UntitledThe power is in your hands, literally, as many event goers saw today at the Inside 3D Printing Conference & Expo in Paris. The event has been running from May 24-26, giving visitors a glimpse into all the latest 3D printing technology and services, along with two days of conferences. Those checking out the Create it REAL exhibit were able to see exactly how the new technology works, using a marker to communicate with the webcam, thus allowing users to reach in and preview any model from top to bottom and side to side.

“Once you click on the camera button, REALvision start your webcam and look for a special marker you have prepared before and that’s it – no other setting,” says Jeremie Pierre Gay, CEO of Create it REAL. “We decided to implement this function after several feedbacks from different customers. People wanted to be able to have a better idea of their object size before launching the print, and looking only at the workspace was clearly not enough.”

Create it REAL centers their platform, functions and features, and updates, completely around the user experience whether it’s in 3D printer manufacturing or new software updates such as this. We’ve seen this continually, following the unique Danish company as they’ve offered more expanded 3D printing production options to the entrepreneurial and development community over time, as well as forming new partnerships that resulted in wonderful new features for users to explore.

UntitledThis latest innovation to their slicing software exemplifies how augmented reality can actually be relevant in real-world uses, allowing for improvement in our 3D design and printing projects with the option of being able to improve where needed before we press go.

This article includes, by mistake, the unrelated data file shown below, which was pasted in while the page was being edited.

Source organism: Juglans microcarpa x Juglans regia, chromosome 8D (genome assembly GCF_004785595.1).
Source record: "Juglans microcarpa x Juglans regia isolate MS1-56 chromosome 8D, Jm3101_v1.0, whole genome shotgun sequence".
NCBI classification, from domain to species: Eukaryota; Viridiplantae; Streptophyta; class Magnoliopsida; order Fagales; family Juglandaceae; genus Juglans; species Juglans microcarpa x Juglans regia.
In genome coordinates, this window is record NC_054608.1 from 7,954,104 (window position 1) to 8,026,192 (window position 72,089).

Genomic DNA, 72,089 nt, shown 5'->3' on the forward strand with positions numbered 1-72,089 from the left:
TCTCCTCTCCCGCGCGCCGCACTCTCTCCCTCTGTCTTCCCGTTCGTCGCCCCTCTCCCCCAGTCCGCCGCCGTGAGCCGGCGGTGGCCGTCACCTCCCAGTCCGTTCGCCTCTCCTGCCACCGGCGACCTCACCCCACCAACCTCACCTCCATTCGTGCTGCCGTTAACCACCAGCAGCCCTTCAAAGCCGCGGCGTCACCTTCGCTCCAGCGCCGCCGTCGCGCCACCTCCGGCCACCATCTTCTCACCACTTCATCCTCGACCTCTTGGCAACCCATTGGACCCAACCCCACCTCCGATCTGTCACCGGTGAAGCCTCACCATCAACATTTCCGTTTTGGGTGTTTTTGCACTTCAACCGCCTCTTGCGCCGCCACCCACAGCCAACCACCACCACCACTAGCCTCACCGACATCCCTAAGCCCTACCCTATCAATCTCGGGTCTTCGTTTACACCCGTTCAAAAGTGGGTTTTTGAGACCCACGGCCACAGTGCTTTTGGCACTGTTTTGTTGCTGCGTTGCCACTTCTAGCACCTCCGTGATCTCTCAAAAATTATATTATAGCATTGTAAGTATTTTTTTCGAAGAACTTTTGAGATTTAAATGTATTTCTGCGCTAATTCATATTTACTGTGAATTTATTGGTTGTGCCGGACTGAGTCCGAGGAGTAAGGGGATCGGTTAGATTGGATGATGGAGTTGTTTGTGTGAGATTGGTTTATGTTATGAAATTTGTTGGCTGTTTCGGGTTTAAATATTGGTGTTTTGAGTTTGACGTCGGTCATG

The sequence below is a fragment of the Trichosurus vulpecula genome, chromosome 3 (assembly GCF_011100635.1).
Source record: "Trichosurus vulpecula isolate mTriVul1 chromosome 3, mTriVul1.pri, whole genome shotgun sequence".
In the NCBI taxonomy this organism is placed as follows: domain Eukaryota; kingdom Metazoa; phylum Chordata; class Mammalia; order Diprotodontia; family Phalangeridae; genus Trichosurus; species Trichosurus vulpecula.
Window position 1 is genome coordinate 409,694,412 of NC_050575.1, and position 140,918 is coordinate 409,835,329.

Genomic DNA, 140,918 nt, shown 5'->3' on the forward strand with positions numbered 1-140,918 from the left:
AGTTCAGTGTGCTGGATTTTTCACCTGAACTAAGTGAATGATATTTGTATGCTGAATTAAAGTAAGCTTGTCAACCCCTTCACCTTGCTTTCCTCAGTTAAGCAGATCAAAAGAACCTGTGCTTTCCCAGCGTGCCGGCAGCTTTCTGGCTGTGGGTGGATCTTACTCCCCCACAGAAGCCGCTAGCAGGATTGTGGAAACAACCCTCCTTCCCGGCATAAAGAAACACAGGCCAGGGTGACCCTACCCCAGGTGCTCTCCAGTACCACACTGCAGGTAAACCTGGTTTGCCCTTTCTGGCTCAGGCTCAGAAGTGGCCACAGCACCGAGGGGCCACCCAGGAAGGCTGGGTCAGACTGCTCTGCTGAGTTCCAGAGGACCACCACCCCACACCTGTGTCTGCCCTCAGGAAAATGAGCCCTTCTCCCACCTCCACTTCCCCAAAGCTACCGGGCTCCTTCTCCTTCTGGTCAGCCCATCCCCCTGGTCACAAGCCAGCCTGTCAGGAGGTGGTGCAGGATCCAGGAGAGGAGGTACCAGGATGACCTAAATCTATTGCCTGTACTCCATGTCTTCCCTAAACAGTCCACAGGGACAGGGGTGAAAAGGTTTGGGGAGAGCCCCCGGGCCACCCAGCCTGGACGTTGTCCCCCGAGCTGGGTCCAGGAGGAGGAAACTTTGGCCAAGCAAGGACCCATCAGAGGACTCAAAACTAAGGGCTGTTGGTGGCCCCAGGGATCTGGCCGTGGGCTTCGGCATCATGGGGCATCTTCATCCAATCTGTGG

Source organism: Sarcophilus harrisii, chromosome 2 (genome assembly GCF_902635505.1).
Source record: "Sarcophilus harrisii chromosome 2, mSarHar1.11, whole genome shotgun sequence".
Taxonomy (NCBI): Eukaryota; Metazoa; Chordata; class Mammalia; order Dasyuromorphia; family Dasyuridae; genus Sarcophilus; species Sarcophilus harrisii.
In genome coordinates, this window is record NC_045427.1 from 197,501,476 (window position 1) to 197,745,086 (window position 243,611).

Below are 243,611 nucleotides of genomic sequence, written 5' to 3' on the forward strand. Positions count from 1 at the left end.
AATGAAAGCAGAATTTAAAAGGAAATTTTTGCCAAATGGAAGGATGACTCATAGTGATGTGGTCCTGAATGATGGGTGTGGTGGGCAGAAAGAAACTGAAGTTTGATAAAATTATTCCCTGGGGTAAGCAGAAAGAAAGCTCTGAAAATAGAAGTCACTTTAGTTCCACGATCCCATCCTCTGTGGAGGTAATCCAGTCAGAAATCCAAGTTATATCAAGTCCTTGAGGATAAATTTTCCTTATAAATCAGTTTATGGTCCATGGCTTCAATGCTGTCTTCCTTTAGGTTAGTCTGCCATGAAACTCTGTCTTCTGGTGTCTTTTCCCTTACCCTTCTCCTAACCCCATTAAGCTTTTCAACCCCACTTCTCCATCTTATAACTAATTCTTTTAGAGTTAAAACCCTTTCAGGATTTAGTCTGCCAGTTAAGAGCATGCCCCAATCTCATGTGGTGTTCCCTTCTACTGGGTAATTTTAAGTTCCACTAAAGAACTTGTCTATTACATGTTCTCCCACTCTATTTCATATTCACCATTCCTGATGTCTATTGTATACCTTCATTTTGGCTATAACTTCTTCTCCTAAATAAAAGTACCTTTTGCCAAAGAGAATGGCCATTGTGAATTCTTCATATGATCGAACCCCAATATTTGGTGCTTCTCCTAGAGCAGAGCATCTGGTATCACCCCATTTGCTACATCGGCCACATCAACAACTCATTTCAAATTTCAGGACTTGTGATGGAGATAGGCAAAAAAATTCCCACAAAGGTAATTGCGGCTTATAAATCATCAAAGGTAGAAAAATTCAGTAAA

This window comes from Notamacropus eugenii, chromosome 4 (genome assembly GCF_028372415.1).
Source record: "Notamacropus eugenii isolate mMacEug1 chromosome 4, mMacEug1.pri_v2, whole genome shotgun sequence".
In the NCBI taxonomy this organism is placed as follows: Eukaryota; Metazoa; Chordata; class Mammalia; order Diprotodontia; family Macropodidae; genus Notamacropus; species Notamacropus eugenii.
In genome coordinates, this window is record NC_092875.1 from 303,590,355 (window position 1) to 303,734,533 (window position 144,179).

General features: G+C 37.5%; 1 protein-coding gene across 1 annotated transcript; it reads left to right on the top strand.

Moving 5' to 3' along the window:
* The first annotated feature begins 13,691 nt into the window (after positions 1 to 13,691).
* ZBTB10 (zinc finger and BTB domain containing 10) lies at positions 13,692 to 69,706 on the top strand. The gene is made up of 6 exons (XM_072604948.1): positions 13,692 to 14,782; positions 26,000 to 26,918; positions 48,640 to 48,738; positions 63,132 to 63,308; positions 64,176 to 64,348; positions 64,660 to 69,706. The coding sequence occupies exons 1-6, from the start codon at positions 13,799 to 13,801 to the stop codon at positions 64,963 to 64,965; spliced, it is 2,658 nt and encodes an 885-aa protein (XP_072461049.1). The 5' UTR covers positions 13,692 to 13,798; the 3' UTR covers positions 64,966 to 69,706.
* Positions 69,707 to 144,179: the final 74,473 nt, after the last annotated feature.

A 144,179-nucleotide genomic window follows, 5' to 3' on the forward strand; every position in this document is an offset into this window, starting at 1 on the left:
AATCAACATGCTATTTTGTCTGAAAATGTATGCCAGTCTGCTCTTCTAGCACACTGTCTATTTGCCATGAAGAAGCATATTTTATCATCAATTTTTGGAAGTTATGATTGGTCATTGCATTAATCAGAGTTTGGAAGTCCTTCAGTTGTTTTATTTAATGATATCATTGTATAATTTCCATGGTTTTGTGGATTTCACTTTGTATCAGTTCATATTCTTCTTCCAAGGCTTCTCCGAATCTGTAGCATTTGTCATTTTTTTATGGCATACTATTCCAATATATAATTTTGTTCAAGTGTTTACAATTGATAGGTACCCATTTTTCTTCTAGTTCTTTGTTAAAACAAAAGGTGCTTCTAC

“These kinds of new features, targeting specific needs or issues, are directly supporting our new strategy to address vertical markets and develop 3D printers on-demand,” said Gray. “We’ve been contacted by different pioneers in their industries and they were not satisfied with current 3D printers because it was always missing something special for them. So if they could not find the right printer, we would then make it for them and develop all features they need to become leaders in their own markets.”

UntitledNot surprisingly, REALview will continue to expand for uses in different applications meant for jewelry and accessories, supporting different markers for items like bracelets, necklaces, and specialty eyewear. What if you could try jewelry or glasses on before sending them to print? The Create it REAL team sees many great uses ahead for this platform with the use of augmented reality as they launch us into the future of creating in 3D.

Will you be attending Inside 3D Printing in Paris? If so, be sure to stop by their booth to catch a glimpse of the new REALview features in action.

Based in Aalborg, which the team explains is known as the old Danish ‘Silicon Valley,’ the Create it REAL team is made up of a group of experts in 3D printing technologies, electronics, software and mechanics. Not just a software provider, they also make premium, on-demand 3D printers for other progressive companies.